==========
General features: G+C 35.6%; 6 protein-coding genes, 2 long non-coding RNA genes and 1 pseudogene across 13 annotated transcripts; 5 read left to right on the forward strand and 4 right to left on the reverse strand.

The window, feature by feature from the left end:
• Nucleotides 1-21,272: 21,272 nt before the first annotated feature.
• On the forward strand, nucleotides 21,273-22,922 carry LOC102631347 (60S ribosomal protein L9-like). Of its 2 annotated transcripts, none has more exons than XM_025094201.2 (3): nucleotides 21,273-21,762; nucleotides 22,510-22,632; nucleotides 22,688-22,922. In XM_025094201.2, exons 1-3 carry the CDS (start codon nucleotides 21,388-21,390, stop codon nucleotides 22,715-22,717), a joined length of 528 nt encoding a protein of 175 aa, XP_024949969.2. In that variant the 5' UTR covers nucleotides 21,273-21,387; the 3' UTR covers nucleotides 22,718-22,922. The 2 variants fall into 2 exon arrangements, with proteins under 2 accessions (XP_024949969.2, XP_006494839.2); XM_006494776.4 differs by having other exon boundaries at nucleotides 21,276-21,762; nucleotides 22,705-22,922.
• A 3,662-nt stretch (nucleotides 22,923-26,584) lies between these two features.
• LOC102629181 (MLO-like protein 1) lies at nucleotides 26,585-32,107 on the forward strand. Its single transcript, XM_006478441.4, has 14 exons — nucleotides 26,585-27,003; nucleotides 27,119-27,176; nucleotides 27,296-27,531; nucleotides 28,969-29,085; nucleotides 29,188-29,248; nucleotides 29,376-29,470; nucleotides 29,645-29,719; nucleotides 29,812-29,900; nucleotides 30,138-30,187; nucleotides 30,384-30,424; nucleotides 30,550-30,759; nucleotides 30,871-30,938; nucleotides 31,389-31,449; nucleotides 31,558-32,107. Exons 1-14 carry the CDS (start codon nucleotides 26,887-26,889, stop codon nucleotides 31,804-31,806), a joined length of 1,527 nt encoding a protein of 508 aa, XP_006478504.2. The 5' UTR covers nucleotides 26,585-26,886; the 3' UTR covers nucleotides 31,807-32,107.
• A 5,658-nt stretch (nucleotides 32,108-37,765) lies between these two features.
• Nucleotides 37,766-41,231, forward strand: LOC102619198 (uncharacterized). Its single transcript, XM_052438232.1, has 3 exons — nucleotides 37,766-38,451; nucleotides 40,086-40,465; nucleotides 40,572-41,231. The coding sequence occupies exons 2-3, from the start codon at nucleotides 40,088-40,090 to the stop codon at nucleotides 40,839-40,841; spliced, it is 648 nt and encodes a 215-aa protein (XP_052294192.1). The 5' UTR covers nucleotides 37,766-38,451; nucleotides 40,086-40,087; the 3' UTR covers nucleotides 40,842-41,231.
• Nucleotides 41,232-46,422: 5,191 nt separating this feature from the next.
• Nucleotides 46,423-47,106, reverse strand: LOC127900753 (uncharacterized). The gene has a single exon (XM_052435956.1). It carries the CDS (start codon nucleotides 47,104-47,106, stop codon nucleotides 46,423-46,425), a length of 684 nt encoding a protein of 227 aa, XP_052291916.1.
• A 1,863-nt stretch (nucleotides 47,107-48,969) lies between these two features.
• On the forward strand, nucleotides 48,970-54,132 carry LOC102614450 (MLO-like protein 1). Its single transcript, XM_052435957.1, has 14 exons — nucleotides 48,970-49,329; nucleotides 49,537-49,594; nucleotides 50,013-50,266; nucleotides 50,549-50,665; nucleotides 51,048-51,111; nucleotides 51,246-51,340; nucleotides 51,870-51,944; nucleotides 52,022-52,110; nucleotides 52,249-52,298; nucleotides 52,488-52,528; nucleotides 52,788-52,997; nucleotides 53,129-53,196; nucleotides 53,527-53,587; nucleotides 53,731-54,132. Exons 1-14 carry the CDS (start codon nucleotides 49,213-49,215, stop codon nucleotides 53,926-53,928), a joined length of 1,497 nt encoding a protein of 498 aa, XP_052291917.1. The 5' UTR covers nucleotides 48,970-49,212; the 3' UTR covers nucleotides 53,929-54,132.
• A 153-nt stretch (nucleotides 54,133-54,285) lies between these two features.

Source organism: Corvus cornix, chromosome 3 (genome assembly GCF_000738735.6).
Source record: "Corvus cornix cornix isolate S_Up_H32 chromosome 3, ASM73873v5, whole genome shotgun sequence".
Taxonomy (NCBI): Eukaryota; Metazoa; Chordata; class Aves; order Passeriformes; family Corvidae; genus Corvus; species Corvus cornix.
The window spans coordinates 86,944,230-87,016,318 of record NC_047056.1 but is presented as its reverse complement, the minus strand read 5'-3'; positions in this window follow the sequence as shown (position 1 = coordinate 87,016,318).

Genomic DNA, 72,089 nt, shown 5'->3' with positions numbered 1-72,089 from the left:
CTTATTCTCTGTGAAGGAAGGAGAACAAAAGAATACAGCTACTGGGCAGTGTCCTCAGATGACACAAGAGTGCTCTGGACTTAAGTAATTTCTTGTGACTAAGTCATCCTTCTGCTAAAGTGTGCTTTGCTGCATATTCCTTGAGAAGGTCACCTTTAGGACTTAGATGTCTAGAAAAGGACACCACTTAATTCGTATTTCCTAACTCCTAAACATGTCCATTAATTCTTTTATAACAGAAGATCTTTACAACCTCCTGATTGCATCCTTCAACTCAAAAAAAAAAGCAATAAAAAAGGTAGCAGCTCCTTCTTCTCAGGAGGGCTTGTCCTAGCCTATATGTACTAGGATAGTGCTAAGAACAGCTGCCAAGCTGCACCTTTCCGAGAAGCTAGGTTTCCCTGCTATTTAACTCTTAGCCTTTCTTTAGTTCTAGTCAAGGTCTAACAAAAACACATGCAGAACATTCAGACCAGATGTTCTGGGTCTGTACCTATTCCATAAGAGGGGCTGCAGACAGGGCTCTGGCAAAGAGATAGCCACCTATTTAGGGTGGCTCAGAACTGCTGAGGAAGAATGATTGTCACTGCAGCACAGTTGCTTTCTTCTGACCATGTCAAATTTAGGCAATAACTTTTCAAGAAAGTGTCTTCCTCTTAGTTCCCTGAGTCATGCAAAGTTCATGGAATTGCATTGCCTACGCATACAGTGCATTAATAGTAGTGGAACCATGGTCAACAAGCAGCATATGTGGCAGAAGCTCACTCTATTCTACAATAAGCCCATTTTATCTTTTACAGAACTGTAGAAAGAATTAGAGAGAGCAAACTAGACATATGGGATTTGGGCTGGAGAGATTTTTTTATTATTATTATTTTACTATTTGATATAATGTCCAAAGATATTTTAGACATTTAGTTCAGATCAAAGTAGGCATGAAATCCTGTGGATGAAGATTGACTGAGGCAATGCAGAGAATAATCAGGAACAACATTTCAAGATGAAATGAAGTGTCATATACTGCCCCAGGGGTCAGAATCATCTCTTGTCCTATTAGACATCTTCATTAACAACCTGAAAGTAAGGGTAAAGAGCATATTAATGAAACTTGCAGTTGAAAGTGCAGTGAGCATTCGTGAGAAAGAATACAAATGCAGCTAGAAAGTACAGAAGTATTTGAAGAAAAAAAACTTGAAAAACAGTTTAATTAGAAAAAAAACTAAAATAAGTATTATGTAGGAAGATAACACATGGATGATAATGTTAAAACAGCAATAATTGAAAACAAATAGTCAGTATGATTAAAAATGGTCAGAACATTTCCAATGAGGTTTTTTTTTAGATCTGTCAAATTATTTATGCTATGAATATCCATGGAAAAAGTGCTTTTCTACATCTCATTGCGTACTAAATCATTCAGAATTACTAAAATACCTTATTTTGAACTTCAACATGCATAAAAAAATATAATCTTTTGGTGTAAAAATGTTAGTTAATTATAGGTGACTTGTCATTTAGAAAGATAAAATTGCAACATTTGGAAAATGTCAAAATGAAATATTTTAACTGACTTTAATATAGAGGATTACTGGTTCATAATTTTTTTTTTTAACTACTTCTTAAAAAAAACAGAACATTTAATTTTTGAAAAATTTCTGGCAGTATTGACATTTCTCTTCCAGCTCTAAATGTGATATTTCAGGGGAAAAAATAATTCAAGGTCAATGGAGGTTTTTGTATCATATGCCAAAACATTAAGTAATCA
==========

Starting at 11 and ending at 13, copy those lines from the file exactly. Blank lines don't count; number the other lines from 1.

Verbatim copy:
• A 1,863-nt stretch (nucleotides 47,107-48,969) lies between these two features.
• On the forward strand, nucleotides 48,970-54,132 carry LOC102614450 (MLO-like protein 1). Its single transcript, XM_052435957.1, has 14 exons — nucleotides 48,970-49,329; nucleotides 49,537-49,594; nucleotides 50,013-50,266; nucleotides 50,549-50,665; nucleotides 51,048-51,111; nucleotides 51,246-51,340; nucleotides 51,870-51,944; nucleotides 52,022-52,110; nucleotides 52,249-52,298; nucleotides 52,488-52,528; nucleotides 52,788-52,997; nucleotides 53,129-53,196; nucleotides 53,527-53,587; nucleotides 53,731-54,132. Exons 1-14 carry the CDS (start codon nucleotides 49,213-49,215, stop codon nucleotides 53,926-53,928), a joined length of 1,497 nt encoding a protein of 498 aa, XP_052291917.1. The 5' UTR covers nucleotides 48,970-49,212; the 3' UTR covers nucleotides 53,929-54,132.
• A 153-nt stretch (nucleotides 54,133-54,285) lies between these two features.